Running north to south along the western edge of Washington's hard-scrabble Cascade Mountains, four-wheelers can find some of the most interesting trails in the Pacific Northwest. Although not typically considered a hot spot for four-wheeling, Washington offers a tremendous variety of terrain that can range from the mild to the extreme. And in this part of the country, where rain is nearly a daily occurrence, the wetter it gets, the more challenging the trails become.
Looking to introduce a group of seasoned four-wheelers to some of the wonders of Washington 'wheeling, Scott Frary of Tractech (Detroit Locker) recently laid out a week-long series of day-trips to some of the area's best trail systems. Comprising this group of intrepid four-wheelers were a number of regional enthusiasts, as well as a handful of industry notables, including Jerrod Prindle of Advanced Frame Works, Larry Trim of Trail Ready, Keith Hart of the Gear Centre, and Trent McGee of Superlift TV. With trail guidance coming from the local four-wheeling gurus at S&N Fabrication, the nearly all-Jeep squad hit the trail early Monday morning and never looked back.
Day One: Elbe Hills
Lying due west of the Mt. Ranier National Park, Elbe Hills is a perfect introduction to Washington four-wheeling. We found lots of rocks, pools of mud, and winding, slippery trails. For anyone accustomed to crawling slowly over rocks with lots of traction and low gearing, these trails were a rude awakening. Controlled horsepower is what was required. Forward momentum was absolutely essential to make it through most of the obstacles. And if you lost it, you were left with little choice other than to slide back down and try again. Surprisingly, there was no damage done the first day, and everyone made it back into town under their own power.
Day Two: Evan's Creek
After their initial break-in period, the crew was ready to up the ante a bit. Evan's Creek is another beautiful OHV area, but its trail system is comprised of terrain that will challenge even the most foolhardy. It consists largely of tight, hairpin turns that wind sharply back and forth through heavily wooded forest. Deep, sloppy mud on badly rutted trails was a constant this day - to say nothing of the rocks and tree stumps that had to be traversed. Again, steering skills were really put to the test. This area is definitely designed for the short-wheelbase contingent. For fullsize rigs, it would be sheer carnage.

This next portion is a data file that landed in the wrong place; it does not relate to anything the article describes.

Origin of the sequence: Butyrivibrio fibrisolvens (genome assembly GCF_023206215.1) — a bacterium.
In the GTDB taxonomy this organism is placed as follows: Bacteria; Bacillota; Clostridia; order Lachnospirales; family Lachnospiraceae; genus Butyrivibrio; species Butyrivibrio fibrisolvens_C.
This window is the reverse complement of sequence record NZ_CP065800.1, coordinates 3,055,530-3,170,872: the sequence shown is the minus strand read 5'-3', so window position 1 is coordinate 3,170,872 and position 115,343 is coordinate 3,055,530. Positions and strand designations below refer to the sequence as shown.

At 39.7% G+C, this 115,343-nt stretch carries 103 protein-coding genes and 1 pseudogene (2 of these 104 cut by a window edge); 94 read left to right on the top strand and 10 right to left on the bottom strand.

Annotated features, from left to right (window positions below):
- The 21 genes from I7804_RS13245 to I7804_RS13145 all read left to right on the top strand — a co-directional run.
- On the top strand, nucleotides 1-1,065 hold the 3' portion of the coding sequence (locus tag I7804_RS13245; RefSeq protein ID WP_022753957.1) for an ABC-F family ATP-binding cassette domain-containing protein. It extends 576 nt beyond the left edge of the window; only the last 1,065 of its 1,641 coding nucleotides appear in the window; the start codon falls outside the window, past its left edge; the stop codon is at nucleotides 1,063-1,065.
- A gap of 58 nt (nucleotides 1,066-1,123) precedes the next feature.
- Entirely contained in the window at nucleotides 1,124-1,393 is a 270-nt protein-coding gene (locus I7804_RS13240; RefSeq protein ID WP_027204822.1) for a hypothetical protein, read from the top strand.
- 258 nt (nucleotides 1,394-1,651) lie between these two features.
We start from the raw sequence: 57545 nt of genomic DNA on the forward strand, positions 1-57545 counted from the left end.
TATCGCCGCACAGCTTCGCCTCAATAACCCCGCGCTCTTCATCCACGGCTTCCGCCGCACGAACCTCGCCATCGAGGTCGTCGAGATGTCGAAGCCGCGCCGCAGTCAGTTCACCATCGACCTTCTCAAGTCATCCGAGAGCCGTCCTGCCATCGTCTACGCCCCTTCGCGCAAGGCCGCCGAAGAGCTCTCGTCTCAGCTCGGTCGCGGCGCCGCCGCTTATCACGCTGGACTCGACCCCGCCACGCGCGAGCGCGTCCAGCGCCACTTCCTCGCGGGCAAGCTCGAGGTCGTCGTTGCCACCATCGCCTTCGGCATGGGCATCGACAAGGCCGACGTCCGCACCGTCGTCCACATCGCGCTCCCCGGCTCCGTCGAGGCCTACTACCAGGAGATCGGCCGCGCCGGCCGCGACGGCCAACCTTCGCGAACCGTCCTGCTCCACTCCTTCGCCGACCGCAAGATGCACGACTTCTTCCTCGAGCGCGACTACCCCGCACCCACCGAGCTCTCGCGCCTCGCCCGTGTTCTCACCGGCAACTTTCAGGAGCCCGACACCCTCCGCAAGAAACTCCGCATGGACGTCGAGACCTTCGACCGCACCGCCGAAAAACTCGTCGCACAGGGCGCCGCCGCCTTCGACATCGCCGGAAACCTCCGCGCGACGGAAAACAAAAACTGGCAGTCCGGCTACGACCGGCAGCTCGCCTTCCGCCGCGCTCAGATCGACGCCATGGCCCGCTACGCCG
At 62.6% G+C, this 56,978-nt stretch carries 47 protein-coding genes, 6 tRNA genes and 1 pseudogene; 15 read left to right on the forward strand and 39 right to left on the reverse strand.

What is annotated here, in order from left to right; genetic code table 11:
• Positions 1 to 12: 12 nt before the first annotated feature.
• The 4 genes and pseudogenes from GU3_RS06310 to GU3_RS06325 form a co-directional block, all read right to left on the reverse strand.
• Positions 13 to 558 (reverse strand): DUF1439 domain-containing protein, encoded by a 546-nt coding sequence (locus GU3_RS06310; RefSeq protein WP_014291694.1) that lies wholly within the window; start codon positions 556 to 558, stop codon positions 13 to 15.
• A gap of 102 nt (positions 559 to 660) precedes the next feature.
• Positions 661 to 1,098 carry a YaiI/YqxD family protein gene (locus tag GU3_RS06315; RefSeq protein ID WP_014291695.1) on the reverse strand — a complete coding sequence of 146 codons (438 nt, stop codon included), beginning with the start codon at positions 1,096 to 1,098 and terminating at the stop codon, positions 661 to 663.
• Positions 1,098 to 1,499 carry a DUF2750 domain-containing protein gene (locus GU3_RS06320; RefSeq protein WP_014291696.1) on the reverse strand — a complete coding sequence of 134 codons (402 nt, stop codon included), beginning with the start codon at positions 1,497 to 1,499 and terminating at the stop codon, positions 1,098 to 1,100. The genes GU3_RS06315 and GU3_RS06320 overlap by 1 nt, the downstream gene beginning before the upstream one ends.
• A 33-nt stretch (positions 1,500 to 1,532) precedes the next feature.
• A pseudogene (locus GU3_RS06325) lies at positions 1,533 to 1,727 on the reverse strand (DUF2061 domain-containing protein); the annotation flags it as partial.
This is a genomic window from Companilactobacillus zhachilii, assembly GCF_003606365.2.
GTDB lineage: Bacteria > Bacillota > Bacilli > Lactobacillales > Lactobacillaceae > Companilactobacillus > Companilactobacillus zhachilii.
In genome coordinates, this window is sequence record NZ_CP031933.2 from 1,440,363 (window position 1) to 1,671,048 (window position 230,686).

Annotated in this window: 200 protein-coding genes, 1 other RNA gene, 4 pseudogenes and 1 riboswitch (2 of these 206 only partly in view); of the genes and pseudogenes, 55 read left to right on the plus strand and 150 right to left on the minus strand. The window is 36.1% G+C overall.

Day Three: Shoestring
Positioned in Washington's Naches area, the Shoestring Trail combines beautiful vistas with tremendous challenge. At certain spots, you can take in views of both Mt. Rainier and Mt. St. Helens. The trails are tight, twisty, and tailor-made for short, narrow rigs. Adding a level of excitement to this area are two tremendous playgrounds: Funny Rocks and Moon Rocks. The first is reminiscent of rock gardens in the Southwest, where you can really stretch the suspension and test the extreme articulation of your vehicle. The latter is comprised of volcanic rock that is very sharp, jagged, and steeply pitched - a perfect way to round off any day of four-wheeling.
Day Four: Enumclaw
This had been intended to be a day of travel, to get the whole group up north to tackle Walker Creek. However, Scott Frary decided to squeeze in a morning of four-wheeling fun in the Enumclaw district. The trails were noticeably easy after the strenuous 'wheeling of the past few days, but the views were remarkable. After a couple of hours of just running up and down trails and taking in the beauty of the Northwest, we loaded up and headed north on Highway 5 to the little town of Mt. Vernon.
Day Five: Walker Creek
In all our years of running trails, never have we been anywhere with so many tree stumps lying in wait to cause grief to the unwary and unlucky. Once again, the trails were very tight and required that we thread our way through the forest floor. Sometimes we would travel a good mile or more with nothing more challenging than a spot of mud. Then suddenly a muddy rock precipice would present itself and the fun would ensue. After a week of 'wheeling and very little damage, this final day took its toll. There were at least six rollovers (hard hitting, too), mangled sheetmetal, and some of the most vicious little mosquitoes we've had the misfortune to meet in a while. However, not once was anyone forced to winch to make it up an obstacle. There was too much driver skill on the ground for that kind of ignominy.
If you have never had the experience of four-wheeling in the Pacific Northwest, you owe it to yourself to make the trip. The trails are spectacular and the scenery is magnificent. A week in the Washington outback is an adventure you won't forget.